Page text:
15. 15. Viral Replication After a period of latency lasting up to 10 years viral replication is triggered and occurs at high rate. CD4 cell may be destroyed in the process, body attempts to replace lost CD4 cells, but over the course of many years body is unable to keep the count at a safe level. Destruction of large numbers of CD4 cause symptoms of HIV to appear with increased susceptibility to opportunistic infections, disease and malignancy.
  16. 16. HIV (arrows) Infecting a T-lymphocyte
  17. 17. Viral Replication Methods of transmission: Sexual transmission, presence of STD increases likelihood of transmission. Exposure to infected blood or blood products. Use of contaminated clotting factors by hemophiliacs. Sharing contaminated needles (IV drug users). Transplantation of infected tissues or organs. Mother to fetus, perinatal transmission variable, dependent on viral load and mother’s CD 4 count.
  18. 18. Transmission
  19. 19. Primary HIV Syndrome Mononucleosis-like, cold or flu-like symptoms may occur 6 to 12 weeks after infection. lymphadenopathy fever rash headache Fatigue diarrhea sore throat neurologic manifestations. no symptoms (sometimes)
  20. 20. Primary HIV Syndrome Symptoms are relatively nonspecific. HIV antibody test often negative but becomes positive within 3 to 6 months, this process is known as seroconversion. Large amount of HIV in the peripheral blood. Primary HIV can be diagnosed using viral load titer assay or other tests. Primary HIV syndrome resolves itself and HIV infected person remains asymptomatic for a prolonged period of time, often years.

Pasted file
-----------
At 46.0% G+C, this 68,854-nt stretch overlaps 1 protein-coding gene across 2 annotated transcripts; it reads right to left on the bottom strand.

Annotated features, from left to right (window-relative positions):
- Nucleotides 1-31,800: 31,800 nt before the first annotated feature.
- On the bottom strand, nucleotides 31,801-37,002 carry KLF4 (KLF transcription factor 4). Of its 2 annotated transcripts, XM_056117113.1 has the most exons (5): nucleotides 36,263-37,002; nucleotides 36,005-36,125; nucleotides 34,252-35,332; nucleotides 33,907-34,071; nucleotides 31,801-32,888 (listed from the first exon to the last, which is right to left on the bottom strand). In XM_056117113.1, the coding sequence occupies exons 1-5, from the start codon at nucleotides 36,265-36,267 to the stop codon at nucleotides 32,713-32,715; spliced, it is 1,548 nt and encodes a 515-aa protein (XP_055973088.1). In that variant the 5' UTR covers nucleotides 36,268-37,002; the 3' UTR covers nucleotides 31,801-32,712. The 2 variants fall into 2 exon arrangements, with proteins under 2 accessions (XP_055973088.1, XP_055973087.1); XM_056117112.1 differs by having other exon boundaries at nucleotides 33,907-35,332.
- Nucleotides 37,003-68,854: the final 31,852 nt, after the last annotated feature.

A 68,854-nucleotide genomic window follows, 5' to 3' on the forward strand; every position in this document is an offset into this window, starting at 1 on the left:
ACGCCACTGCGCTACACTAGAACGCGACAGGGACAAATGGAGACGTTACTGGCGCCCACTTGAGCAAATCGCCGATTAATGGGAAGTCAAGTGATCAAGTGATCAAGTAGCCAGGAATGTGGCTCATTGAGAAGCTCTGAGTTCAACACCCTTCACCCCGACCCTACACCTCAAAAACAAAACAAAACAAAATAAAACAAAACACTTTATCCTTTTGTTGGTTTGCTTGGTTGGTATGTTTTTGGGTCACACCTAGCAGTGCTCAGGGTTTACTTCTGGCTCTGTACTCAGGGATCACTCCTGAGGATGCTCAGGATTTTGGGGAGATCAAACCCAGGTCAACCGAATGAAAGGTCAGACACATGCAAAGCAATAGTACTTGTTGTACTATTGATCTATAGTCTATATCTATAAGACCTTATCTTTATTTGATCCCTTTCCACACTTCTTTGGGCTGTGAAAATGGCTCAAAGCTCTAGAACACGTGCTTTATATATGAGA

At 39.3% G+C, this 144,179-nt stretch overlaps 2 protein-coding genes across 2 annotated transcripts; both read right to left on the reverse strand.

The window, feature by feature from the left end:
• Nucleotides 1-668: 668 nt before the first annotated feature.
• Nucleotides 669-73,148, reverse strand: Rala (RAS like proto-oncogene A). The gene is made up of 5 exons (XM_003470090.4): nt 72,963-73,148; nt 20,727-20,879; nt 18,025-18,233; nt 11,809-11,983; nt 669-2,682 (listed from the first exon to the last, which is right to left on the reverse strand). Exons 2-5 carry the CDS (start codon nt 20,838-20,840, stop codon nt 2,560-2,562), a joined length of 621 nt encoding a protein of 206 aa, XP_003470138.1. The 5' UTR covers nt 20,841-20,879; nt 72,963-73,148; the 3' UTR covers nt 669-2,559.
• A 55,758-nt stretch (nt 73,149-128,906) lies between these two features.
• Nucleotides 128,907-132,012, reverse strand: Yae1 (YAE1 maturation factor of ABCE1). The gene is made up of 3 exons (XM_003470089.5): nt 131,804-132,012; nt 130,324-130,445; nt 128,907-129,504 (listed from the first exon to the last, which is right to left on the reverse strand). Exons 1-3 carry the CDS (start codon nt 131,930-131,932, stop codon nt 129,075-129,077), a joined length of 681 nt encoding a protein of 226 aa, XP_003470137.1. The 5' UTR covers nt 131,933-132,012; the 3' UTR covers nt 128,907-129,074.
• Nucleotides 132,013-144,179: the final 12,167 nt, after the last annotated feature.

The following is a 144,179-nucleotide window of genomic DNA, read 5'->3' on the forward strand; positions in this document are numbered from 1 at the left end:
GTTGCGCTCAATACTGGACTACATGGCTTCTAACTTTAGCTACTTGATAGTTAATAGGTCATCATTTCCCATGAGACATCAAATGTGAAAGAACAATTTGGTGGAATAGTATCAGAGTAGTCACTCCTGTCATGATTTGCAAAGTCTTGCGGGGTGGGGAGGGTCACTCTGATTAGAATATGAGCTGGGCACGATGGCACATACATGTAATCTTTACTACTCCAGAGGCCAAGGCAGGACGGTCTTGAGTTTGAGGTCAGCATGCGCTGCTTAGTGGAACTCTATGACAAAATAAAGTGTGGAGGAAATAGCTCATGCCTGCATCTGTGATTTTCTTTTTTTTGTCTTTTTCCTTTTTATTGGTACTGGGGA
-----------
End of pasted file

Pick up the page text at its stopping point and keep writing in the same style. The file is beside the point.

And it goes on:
21. 21. Clinical Latency Period HIV continues to reproduce, CD4 count gradually declines from its normal value of 500-1200. Once CD4 count drops below 500, HIV infected person at risk for opportunistic infections. The following diseases are predictive of the progression to AIDS: persistent herpes-zoster infection (shingles) oral candidiasis (thrush) oral hairy leukoplakia Kaposi’s sarcoma (KS)
  22. 22. Oral Candidiasis (thrush)
  23. 23. Oral Hairy Leukoplakia Being that HIV reduces immunologic activity, the intraoral environment is a prime target for chronic secondary infections and inflammatory processes, including OHL, which is due to the Epstein- Barr virus under immunosuppressed conditions
  24. 24. Kaposi’s sarcoma (KS) Kaposi’s sarcoma (shown) is a rare cancer of the blood vessels that is associated with HIV. It manifests as bluish-red oval- shaped patches that may eventually become thickened. Lesions may appear singly or in clusters.
  25. 25. AIDS CD4 count drops below 200 person is considered to have advanced HIV disease If preventative medications not started the HIV infected person is now at risk for: Pneumocystis carinii pneumonia (PCP) cryptococcal meningitis toxoplasmosis
  26. 26. Contined… If CD4 count drops below 50: Mycobacterium avium Cytomegalovirus infections lymphoma dementia Most deaths occur with CD4 counts below 50.
  27. 27. Other Opportunistic Infections Respiratory system Pneumocystis Carinii Pneumonia (PCP) Tuberculosis (TB) Kaposi's Sarcoma (KS) Gastro-intestinal system Cryptosporidiosis Candida Cytomegolavirus (CMV) Isosporiasis Kaposi's Sarcoma
  28. 28. Continued… Central/peripheral Nervous system Cytomegolavirus Toxoplasmosis Cryptococcosis Non Hodgkin's lymphoma Varicella Zoster Herpes simplex Skin Herpes simple Kaposi's sarcoma Varicella Zoster
  29. 29. Infants with HIV Failure to thrive Persistent oral candidiasis Hepatosplenomegaly Lymphadenopathy Recurrent diarrhea Recurrent bacterial infections Abnormal neurologic findings.
  30. 30. Immunologic Manifestations Early stage slight depression of CD4 count, few symptoms, temporary. Window of up to 6 weeks before antibody is detected, by 6 months 95% positive. During window p24 antigen present, acute viremia and antigenemia.
  31. 31. Immunologic Manifestations Antibodies produced to all major antigens. First antibodies detected produced against gag proteins p24 and p55. Followed by antibody to p51, p120 and gp41 As disease progresses antibody levels decrease.